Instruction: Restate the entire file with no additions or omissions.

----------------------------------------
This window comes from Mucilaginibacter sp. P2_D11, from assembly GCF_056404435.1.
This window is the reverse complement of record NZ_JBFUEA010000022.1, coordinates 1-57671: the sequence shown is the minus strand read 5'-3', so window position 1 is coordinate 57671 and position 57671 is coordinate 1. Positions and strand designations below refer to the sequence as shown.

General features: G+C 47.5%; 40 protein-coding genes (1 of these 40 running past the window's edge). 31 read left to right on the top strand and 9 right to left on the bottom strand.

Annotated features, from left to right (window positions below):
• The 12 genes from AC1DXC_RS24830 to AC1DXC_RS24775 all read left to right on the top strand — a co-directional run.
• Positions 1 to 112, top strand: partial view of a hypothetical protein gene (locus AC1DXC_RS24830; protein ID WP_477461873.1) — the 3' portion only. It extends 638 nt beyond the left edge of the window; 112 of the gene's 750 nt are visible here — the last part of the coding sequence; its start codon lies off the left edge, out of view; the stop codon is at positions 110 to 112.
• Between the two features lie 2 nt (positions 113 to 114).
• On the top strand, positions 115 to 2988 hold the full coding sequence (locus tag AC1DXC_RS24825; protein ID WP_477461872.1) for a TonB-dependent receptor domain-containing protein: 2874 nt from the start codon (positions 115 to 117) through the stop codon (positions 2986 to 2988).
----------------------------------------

This window comes from Mucilaginibacter sp. P2_D11, from assembly GCF_056404435.1.
This window is the reverse complement of record NZ_JBFUEA010000022.1, coordinates 1-57671: the sequence shown is the minus strand read 5'-3', so window position 1 is coordinate 57671 and position 57671 is coordinate 1. Positions and strand designations below refer to the sequence as shown.

General features: G+C 47.5%; 40 protein-coding genes (1 of these 40 running past the window's edge). 31 read left to right on the top strand and 9 right to left on the bottom strand.

Annotated features, from left to right (window positions below):
• The 12 genes from AC1DXC_RS24830 to AC1DXC_RS24775 all read left to right on the top strand — a co-directional run.
• Positions 1 to 112, top strand: partial view of a hypothetical protein gene (locus AC1DXC_RS24830; protein ID WP_477461873.1) — the 3' portion only. It extends 638 nt beyond the left edge of the window; 112 of the gene's 750 nt are visible here — the last part of the coding sequence; its start codon lies off the left edge, out of view; the stop codon is at positions 110 to 112.
• Between the two features lie 2 nt (positions 113 to 114).
• On the top strand, positions 115 to 2988 hold the full coding sequence (locus tag AC1DXC_RS24825; protein ID WP_477461872.1) for a TonB-dependent receptor domain-containing protein: 2874 nt from the start codon (positions 115 to 117) through the stop codon (positions 2986 to 2988).